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June 2nd, 2015, 10:03 PM   #1
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Factorial

I don't know where to start.
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June 5th, 2015, 07:04 AM   #2
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2 + 3 + 5 + 7 = 17 so n! must be divisible by 2^17, by 3^17, by 5^17 and by 7^17. This implies that you just have to test if it's divisible by 7^17. What is the least n such that n! is divisible by 7^17?
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June 5th, 2015, 11:05 PM   #3
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Quote:
Originally Posted by Hoempa View Post
2 + 3 + 5 + 7 = 17 so n! must be divisible by 2^17, by 3^17, by 5^17 and by 7^17. This implies that you just have to test if it's divisible by 7^17. What is the least n such that n! is divisible by 7^17?
Is there any mathematical/exact way to find the n? I mean if I do it by your way, I have to put the value of n one by one.
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June 5th, 2015, 11:41 PM   #4
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Quote:
Originally Posted by Hoempa View Post
2 + 3 + 5 + 7 = 17 so n! must be divisible by 2^17, by 3^17, by 5^17 and by 7^17. This implies that you just have to test if it's divisible by 7^17. What is the least n such that n! is divisible by 7^17?
EUREKA! I found that the smallest value of n is 105.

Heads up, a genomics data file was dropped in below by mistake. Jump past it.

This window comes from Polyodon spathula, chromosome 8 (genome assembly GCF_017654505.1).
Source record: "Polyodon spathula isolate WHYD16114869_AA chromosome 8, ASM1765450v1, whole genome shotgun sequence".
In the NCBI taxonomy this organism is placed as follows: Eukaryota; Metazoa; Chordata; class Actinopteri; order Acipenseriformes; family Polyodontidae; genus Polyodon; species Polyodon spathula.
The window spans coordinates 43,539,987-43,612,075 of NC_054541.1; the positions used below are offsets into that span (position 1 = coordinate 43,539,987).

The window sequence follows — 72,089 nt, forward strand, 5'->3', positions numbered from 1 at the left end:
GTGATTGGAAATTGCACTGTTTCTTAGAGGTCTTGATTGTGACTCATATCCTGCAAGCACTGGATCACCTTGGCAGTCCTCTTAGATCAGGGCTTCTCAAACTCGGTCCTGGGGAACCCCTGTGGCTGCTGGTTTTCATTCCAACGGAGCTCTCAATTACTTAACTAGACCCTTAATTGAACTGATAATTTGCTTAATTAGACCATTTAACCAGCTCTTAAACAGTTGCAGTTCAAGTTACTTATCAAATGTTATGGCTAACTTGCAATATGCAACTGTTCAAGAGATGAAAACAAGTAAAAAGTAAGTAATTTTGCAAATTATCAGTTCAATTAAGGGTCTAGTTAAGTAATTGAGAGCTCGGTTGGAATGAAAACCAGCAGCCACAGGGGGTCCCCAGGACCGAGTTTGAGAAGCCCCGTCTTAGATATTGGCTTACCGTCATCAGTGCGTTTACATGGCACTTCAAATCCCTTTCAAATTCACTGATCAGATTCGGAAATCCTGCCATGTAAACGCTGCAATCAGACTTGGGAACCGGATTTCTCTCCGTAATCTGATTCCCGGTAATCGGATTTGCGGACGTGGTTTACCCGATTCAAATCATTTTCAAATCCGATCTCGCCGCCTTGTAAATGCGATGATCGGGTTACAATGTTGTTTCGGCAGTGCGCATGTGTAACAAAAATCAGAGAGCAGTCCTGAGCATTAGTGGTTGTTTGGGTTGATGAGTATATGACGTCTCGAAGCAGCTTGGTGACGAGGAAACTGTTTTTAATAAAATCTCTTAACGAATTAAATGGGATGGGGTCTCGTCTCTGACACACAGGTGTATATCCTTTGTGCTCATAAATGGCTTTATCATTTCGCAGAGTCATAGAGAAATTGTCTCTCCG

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June 6th, 2015, 01:38 AM   #5
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Well done!
You don't have to put in values of n one by one, you can use some method here.

Given a value of n and a prime p, you can compute the multiplicity of p in n!.
Let's do this with your question and answer as an example; find the multiplicity of p = 7 in n! = 105!.

Below (inclusive) 105, (floor(105 / 7) = 15) integers are divisible by 7^1 = 7.
Below (inclusive) 15, (floor(15 / 7) = 2) integers are divisible by 7
(and so 2 integers below (inclusive) 15 * 7 are divisible by 7 * 7 = 7^2 = 49)
Below (inclusive) 2, (floor(2 / 7) = 0) integers are divisible by 7
(and so 0 integers below (inclusive) 2 * 49 are divisible by 49 * 7 = 7^3 = 343)

So the multiplicity of 7 as a primefactor in 105! is 17.

We can use this method to get close to 105 without putting all these values.

Let m = 17 be the multiplicity of n!.
Convert 17 to base 7. This gives
$\displaystyle 23_7$.
So 17 = 2 * 7 + 3.
Now, n is about 17 * 7 = 7(2 * 7 + 3) = 2 * 49 + 3 * 7 (= 119). However, it would have a multiplicity of at least 17. Let's see if we can get a lower value of n.

The one's digit of $\displaystyle 23_7$ is 3 and the 7's digit of $\displaystyle 23_7$ is 2 < 3. So let's subtract the 7's digit from the one's digit. Gives $\displaystyle 21_7 = 15_{10}$. Now, n = 15 * 7 = 105.

This method might need slight modification to always get n exact instead of approximated.
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